Important Milestones in the Spinal Cord Injury Recovery Process
Nearly 300,000 Americans live with spinal cord injuries, with 12,500 new people surviving these injuries each year. In the early days following such an injury, you may be flooded with a range of emotions. Maybe you're thrilled to be alive, and ready to hit the ground running on rehab. Or perhaps, like many people, you're paralyzed by rage or depression, stuck wondering why such a terrible thing happened to you.
The overwhelming majority of spinal cord injury sufferers who make it through the first 24 hours survive their injuries. But the journey to recovery is long and often unpredictable. Some spinal cord injury sufferers spontaneously walk years after their injury. Others are never able to move again. While medical science can do a lot to predict what might happen to you, there are no guarantees when it comes to spinal cord injuries. What we do know is that a healthy lifestyle, sound psychological health, family support, and receiving treatment at a model system of care can all improve outcomes.
Here are some things you can expect during the spinal cord injury recovery process.
The Earliest Stage: Survival
The most challenging stage of a spinal cord injury is also the earliest. The moment you wake up in a hospital and learn you've survived a catastrophic injury, you might be overwhelmed—and perhaps even a little hopeless about what the future holds.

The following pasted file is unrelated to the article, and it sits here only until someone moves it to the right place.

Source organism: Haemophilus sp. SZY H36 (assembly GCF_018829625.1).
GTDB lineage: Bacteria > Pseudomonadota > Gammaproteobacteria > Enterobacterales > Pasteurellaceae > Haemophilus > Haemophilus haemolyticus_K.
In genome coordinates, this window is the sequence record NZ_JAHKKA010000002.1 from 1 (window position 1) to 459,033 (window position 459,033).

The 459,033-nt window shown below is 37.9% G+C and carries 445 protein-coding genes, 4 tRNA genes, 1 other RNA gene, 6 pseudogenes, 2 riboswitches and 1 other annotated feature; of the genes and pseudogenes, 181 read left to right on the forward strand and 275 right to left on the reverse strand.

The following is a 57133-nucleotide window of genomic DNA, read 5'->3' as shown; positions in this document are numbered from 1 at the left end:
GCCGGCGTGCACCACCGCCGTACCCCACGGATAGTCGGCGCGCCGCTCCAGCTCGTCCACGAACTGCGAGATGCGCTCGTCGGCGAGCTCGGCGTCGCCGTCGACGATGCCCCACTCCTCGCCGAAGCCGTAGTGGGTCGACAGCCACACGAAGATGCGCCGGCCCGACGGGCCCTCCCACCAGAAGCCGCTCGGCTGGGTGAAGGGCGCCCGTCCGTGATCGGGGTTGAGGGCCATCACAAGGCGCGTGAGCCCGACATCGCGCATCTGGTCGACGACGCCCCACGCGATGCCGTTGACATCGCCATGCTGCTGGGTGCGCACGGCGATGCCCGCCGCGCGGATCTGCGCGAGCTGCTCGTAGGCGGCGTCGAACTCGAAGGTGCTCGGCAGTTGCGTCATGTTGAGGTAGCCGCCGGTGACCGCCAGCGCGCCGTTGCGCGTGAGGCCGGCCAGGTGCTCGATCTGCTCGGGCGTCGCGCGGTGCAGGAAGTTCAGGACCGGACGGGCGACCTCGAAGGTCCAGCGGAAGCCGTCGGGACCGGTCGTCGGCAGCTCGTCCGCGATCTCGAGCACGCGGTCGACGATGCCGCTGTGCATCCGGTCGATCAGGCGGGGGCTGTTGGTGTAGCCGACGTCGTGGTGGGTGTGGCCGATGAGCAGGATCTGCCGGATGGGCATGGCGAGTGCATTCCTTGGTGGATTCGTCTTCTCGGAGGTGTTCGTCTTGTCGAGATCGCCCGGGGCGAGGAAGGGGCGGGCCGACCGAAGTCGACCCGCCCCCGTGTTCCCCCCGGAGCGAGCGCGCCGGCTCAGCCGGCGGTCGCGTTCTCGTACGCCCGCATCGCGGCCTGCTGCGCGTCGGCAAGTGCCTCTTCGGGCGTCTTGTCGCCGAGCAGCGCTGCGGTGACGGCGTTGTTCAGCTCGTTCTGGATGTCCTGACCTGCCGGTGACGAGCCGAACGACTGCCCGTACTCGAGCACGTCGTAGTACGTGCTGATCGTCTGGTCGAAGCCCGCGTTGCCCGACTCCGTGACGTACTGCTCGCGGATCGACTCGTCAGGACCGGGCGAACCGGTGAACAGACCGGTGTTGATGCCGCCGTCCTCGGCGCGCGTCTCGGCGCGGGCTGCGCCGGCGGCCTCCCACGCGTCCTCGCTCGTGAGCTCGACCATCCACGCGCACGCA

But if you have survived your injury, you've already accomplished an incredible feat. Up until about 50 years ago, few people survived spinal cord injuries. Even today, spinal cord injuries are immediately fatal in a significant number of people. If you have survived, you're already well on the road to recovery.
Critical Care, Surgery, and Hospitalization
The earliest days after your injury are often the most confusing. Depending upon the nature of your injury, you may undergo surgery, remain on a ventilator, and receive other lifesaving treatments. From there, you'll say in the hospital until you can safely be discharged—either to a long-term care facility or, if you are lucky, to go home.
The average hospital stay immediately following a spinal cord injury is 11 days. Many injury survivors then transition to rehabilitative facilities, at which the average stay is 36 days.
Release from the Hospital
The primary goal of hospitalization is to stabilize you, not to provide long-term treatment. But even as early as discharge from the hospital, an impressive 1% of spinal cord injury survivors have fully recovered. This might not sound like a lot, but when you consider the severity of these injuries, it becomes cleat that spontaneous recovery is an amazing occurrence.
When you are discharged from the hospital, you and your caregivers will need to construct a workable plan for managing your symptoms and improving your recovery. For this reason, many survivors find the discharge process stressful, since they may need to make financial decisions, interview in-home caregivers, and decide where to live.